The Pirates took a 1-0 lead in the first, but trailed the remainder of the game. Andrew McCutchen hit an infield single and swiped his 12th bag of the season. The Pirates have combined to swipe eight bases over their last four games. After Casey McGehee drew a walk, rookie Matt Hague, in his first Major League at-bat as a designated hitter, took the first pitch for a RBI base knock up the middle. Orioles center fielder Adam Jones’ throw home resulted in an error, allowing both base runners to move up a bag.

First baseman Casey McGehee didn’t hit a homer over his first 170 at-bats, but over his last 14 has connected for two long balls. His second of the season came as a lead off home run in the 6th inning off the Orioles lefty Wei-Yen Chen.

The Pirates tacked on two runs in both the 7th and 9th innings, but came up short in the 8-6 loss. Clint Barmes picked up his first hit of the night with a leadoff single to start the seventh inning. He scored after Neil Walker grounded out to short. McCutchen drove in the second run of the inning with a sac fly to right field to score Alex Presley, who doubled. The Buccos attempted to rally back in the top of the 9th inning. Neil Walker launched his fourth long ball of the season off reliever Kevin Gregg to bring the game within two runs.

Pittsburgh entered the game tied for first in the National League Central along with the Cincinnati Reds. It was the first time the Pirates have been in first place since July 25, 2011. After the 8-6 loss, the Pirates fell 1.0 game back in the division with the Reds beating the Cleveland Indians on Tuesday.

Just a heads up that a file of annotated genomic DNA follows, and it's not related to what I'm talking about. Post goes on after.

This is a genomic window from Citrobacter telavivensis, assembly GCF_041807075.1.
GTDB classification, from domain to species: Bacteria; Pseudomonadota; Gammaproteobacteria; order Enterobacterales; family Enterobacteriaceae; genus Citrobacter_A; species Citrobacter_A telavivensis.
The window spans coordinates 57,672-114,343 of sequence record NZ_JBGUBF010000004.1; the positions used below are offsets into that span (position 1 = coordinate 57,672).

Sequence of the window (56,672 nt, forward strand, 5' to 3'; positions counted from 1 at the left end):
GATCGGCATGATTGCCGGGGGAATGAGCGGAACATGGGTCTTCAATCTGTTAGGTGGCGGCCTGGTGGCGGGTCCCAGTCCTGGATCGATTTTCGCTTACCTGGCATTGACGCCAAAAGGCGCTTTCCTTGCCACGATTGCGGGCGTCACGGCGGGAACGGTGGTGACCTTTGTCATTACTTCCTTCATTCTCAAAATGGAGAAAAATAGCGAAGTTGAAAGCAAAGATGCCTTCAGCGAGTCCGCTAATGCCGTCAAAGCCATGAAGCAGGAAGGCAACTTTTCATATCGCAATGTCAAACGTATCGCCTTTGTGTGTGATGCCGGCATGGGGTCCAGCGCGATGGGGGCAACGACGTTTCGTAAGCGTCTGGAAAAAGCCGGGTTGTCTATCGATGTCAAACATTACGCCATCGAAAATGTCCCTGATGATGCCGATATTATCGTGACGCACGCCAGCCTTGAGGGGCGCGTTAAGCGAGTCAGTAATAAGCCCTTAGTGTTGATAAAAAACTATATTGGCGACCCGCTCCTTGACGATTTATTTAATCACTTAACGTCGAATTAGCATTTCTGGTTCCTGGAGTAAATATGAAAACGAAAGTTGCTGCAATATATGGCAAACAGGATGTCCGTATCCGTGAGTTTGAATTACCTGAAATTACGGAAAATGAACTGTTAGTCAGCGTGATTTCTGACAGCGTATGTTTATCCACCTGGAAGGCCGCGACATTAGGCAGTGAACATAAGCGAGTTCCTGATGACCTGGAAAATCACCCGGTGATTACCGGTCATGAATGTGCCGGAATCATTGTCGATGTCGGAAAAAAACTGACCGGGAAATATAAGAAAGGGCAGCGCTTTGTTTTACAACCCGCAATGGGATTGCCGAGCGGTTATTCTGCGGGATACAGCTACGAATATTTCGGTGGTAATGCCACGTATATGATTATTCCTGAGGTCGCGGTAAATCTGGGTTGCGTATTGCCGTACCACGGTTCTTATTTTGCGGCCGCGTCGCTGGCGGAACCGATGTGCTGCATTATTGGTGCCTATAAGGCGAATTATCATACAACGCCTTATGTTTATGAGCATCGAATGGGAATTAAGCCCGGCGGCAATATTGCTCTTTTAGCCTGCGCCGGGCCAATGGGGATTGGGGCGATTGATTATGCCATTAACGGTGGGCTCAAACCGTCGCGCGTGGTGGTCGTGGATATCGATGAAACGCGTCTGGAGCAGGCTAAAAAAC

Defense and Bullpen’s Struggle Result in Rough 6th 

The Pirates defense and bullpen have been strong for the club this season, but both combined to result in a four run inning for the Orioles in the 8-6 loss. Pittsburgh had been charged with nine errors in its last 24 games prior to game action. The team’s .990 fielding percentage in that time ranked third in the Majors. The Pirates entered today’s action with the second-best bullpen ERA (2.39) in the Major Leagues.

Back-to-back errors allowed two runs to score in the bottom of the 6th inning. Clint Barmes’ miscue on a ground ball to short was off the first base bag. Casey McGehee made a nice pick, but had to come off the bag for the error. Reliever Chris Resop committed the second error in the next at-bat. Chavez hit a sac bunt, but Resop’s throw to first sailed into right field allowing the runners to advance to second and third base.

The Orioles’ took advantage of the blunders and tacked on four runs in the frame. Brian Roberts hit a sac fly to right and J.J. Hardy hit a base knock off the end of his bat into shallow right field to plate the first two runs. Chris Davis followed by hitting the third home run of the game, a two-run shot to right-center field.


Karstens Not Expected to Lose Much Time with New Injury